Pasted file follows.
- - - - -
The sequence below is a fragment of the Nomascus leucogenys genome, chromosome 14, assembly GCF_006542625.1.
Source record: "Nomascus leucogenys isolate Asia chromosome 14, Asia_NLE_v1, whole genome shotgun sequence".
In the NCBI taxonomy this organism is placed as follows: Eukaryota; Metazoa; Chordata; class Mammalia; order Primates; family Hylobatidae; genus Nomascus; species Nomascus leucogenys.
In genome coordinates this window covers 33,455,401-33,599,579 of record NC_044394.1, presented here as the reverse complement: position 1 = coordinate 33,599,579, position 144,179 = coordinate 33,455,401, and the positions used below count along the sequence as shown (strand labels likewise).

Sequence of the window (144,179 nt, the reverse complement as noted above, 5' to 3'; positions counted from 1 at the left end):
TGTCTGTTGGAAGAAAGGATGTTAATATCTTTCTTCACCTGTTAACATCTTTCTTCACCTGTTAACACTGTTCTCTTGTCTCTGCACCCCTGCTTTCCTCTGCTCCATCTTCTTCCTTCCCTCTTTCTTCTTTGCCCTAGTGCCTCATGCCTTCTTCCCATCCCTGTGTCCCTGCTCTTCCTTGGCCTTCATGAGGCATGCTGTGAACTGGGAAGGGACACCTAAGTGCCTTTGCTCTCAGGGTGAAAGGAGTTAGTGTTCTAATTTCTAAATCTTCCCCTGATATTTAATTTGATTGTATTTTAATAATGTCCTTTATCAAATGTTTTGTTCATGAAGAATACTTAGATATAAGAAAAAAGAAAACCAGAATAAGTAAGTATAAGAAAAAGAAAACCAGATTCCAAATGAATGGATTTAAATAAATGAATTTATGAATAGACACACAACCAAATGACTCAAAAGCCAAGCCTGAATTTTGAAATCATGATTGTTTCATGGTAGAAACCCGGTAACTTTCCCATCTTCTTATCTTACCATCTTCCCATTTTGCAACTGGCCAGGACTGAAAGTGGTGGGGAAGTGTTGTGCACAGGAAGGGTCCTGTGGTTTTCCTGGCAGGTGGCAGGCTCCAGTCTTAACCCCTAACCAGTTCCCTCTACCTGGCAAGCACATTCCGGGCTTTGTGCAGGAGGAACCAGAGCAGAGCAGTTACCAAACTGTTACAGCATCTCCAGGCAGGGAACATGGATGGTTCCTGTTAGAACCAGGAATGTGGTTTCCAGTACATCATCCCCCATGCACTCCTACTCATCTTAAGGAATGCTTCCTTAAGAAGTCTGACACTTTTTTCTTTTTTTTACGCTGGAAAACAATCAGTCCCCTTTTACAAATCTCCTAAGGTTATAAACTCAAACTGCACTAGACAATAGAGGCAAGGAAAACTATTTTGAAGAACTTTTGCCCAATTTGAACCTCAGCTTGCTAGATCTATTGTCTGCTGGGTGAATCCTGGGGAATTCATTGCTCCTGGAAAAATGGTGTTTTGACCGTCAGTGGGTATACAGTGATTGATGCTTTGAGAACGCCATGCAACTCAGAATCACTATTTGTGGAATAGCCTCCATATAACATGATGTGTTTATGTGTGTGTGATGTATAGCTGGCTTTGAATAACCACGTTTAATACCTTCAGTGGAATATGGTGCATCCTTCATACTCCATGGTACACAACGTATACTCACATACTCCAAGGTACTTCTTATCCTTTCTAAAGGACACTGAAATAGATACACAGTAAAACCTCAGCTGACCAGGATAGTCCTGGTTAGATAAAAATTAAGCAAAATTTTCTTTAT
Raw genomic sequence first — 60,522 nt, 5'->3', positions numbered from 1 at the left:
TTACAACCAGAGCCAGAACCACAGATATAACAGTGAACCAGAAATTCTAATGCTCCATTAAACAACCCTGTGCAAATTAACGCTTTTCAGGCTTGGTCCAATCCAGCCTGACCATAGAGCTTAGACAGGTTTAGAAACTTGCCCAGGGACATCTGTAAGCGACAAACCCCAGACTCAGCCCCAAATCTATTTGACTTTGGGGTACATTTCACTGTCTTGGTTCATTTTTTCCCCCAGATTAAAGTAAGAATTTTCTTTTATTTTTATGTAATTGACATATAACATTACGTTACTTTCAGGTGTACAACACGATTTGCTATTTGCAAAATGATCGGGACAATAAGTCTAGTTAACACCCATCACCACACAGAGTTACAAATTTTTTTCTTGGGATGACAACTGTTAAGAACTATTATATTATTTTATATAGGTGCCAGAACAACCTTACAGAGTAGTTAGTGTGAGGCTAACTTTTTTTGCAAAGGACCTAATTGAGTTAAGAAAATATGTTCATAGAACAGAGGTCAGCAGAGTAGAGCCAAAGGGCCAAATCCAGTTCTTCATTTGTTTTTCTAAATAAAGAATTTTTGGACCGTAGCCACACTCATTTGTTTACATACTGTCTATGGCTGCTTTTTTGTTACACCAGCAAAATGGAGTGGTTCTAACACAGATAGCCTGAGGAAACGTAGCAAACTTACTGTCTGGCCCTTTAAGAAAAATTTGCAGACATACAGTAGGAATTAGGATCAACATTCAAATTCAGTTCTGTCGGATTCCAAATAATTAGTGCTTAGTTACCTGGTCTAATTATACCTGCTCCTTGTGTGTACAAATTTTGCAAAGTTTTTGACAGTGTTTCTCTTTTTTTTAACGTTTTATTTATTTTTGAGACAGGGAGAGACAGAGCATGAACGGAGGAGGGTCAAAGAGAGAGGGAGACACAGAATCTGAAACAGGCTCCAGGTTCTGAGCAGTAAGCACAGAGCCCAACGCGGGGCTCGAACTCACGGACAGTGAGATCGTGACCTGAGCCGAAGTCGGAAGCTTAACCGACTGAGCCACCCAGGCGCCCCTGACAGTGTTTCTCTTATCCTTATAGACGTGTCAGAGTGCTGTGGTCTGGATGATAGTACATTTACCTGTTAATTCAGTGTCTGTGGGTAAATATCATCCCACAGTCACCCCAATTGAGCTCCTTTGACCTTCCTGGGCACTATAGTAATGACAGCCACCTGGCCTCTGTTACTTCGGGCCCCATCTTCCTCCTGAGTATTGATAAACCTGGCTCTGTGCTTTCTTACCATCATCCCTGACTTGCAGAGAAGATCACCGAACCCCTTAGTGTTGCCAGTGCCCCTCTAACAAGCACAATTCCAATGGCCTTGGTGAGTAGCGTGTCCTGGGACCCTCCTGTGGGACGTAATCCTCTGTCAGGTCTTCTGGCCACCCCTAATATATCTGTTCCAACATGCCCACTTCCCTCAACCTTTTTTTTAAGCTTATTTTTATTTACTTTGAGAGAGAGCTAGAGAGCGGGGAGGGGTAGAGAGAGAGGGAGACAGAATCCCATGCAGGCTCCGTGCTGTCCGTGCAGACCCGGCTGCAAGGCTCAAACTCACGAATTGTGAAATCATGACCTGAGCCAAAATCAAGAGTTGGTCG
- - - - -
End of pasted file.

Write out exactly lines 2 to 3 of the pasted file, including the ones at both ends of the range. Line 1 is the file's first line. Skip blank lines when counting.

Source record: "Nomascus leucogenys isolate Asia chromosome 14, Asia_NLE_v1, whole genome shotgun sequence".
In the NCBI taxonomy this organism is placed as follows: Eukaryota; Metazoa; Chordata; class Mammalia; order Primates; family Hylobatidae; genus Nomascus; species Nomascus leucogenys.